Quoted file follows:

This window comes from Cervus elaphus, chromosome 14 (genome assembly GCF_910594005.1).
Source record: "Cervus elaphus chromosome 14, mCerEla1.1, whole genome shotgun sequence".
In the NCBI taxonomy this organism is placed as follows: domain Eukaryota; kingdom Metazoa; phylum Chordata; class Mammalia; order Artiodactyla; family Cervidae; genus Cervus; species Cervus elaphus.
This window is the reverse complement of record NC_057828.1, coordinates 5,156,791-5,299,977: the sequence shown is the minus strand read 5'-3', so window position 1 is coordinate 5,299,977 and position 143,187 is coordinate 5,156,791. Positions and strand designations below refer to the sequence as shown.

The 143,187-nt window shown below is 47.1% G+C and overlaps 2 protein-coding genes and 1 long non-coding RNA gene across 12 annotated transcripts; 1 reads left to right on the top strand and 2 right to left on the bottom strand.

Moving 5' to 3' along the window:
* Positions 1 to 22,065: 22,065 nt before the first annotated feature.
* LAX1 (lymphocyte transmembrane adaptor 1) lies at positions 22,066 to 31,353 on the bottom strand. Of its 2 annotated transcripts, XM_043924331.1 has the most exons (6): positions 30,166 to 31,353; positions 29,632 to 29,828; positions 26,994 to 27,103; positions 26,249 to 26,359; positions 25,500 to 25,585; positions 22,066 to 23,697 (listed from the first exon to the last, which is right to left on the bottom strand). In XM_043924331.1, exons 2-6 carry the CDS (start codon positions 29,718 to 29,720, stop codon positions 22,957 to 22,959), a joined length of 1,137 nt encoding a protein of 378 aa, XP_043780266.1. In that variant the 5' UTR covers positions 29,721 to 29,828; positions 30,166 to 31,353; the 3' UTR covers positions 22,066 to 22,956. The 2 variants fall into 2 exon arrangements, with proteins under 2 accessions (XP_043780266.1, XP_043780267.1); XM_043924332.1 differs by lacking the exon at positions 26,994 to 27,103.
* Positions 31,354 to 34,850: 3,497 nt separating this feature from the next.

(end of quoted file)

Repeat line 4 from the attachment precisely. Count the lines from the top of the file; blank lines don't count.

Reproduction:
This window is the reverse complement of record NC_057828.1, coordinates 5,156,791-5,299,977: the sequence shown is the minus strand read 5'-3', so window position 1 is coordinate 5,299,977 and position 143,187 is coordinate 5,156,791. Positions and strand designations below refer to the sequence as shown.